Industrial hacking class cancelled amid security fears

By Gareth Morgan
20 May 2011 View Comments
Industry chimneys on a snowy day

Researchers from security firm NSS Labs cancelled a presentation on how to hack industrial computer systems after being asked by US security officials and Siemens not to share their work publicly.

Dillon Beresford of NSS Labs had originally intended to demonstrate vulnerabilities in some supervisory control and data acquisition (SCADA) systems at the Takedown conference in Dallas. SCADA systems, the cornerstones of modern industrial IT systems, allow workers to control and monitor energy grids, traffic lights and gas pipelines.

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The synopsis for Beresford’s presentation – entitled “Chain reactions – hacking SCADA” – promised it would demonstrate how attackers “could penetrate even the most heavily fortified facilities in the world” as well as detailing “how to write industrial-grade malware without having direct access to the hardware”.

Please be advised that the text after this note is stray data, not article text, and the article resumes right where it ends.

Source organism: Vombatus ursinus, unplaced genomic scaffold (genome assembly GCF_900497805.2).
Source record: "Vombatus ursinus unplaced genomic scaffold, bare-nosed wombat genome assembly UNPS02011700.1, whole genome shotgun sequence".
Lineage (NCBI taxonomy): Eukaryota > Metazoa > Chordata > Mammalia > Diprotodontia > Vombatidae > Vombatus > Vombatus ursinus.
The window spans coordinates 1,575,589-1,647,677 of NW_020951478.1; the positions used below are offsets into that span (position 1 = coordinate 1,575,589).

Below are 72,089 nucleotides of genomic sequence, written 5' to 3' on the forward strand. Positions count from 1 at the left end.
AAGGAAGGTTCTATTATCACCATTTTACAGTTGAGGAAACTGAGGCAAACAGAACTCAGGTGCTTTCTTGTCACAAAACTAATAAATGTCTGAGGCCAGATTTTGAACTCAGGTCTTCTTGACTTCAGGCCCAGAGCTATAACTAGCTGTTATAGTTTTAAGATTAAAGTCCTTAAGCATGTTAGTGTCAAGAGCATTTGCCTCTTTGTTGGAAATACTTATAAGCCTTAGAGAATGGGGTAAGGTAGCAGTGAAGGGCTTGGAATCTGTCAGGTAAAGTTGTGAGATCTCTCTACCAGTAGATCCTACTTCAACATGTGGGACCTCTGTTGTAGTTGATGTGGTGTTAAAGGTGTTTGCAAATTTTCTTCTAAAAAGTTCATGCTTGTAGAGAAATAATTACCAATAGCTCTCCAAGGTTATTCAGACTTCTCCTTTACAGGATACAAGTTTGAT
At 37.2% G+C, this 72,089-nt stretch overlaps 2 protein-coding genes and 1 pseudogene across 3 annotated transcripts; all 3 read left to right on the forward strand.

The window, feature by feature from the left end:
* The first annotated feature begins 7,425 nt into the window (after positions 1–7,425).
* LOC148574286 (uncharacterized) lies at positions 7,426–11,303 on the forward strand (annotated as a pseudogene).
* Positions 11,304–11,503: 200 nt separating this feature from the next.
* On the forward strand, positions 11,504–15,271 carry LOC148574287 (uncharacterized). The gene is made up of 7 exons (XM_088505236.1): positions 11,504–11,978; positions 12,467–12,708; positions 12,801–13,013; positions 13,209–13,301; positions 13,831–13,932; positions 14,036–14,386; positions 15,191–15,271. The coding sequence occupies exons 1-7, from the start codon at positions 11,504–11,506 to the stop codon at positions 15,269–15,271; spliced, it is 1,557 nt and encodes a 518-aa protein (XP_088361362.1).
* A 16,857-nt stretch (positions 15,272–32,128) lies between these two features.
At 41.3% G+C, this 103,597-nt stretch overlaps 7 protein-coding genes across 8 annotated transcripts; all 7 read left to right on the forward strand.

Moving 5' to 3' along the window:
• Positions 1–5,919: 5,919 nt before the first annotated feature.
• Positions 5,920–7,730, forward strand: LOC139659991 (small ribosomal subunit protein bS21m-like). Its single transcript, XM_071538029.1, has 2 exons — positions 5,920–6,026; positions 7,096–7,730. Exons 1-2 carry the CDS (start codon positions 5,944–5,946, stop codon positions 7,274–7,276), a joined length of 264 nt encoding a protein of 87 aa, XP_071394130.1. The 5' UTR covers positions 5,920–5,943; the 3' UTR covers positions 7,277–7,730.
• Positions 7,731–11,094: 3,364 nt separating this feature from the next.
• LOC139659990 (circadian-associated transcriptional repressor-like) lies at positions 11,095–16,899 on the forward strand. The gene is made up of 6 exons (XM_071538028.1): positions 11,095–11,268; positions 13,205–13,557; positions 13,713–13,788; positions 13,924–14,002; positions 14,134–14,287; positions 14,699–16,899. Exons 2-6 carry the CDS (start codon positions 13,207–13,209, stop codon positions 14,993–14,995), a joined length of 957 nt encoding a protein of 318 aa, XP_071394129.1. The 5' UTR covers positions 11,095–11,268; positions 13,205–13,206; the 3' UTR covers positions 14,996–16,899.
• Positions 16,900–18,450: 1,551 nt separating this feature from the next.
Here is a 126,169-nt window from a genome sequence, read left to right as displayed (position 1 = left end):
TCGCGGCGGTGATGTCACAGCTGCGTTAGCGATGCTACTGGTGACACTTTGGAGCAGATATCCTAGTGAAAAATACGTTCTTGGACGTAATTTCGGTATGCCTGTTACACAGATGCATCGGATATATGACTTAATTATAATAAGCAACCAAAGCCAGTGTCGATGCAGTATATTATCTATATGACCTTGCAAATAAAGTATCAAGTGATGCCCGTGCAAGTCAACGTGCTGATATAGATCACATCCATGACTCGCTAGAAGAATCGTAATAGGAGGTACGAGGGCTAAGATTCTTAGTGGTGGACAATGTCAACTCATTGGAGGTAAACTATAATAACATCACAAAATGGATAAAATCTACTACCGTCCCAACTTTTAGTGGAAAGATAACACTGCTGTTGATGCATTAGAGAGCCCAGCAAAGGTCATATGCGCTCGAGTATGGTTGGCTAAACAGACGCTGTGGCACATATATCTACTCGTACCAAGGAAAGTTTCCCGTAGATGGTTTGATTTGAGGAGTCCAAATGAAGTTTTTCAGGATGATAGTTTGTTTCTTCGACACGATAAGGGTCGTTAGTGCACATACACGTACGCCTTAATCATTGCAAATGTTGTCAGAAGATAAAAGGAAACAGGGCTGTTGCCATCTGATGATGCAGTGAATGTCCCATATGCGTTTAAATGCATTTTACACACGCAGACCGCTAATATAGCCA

Attacks on SCADA systems are an emerging area of concern for cyber security researchers in the wake of the Stuxnet worm, which was found attacking Iranian nuclear facilities.

Beresford has previously conducted exhaustive research highlighting the parlous state of cyber security in China. He found even classified government networks were open to attack.

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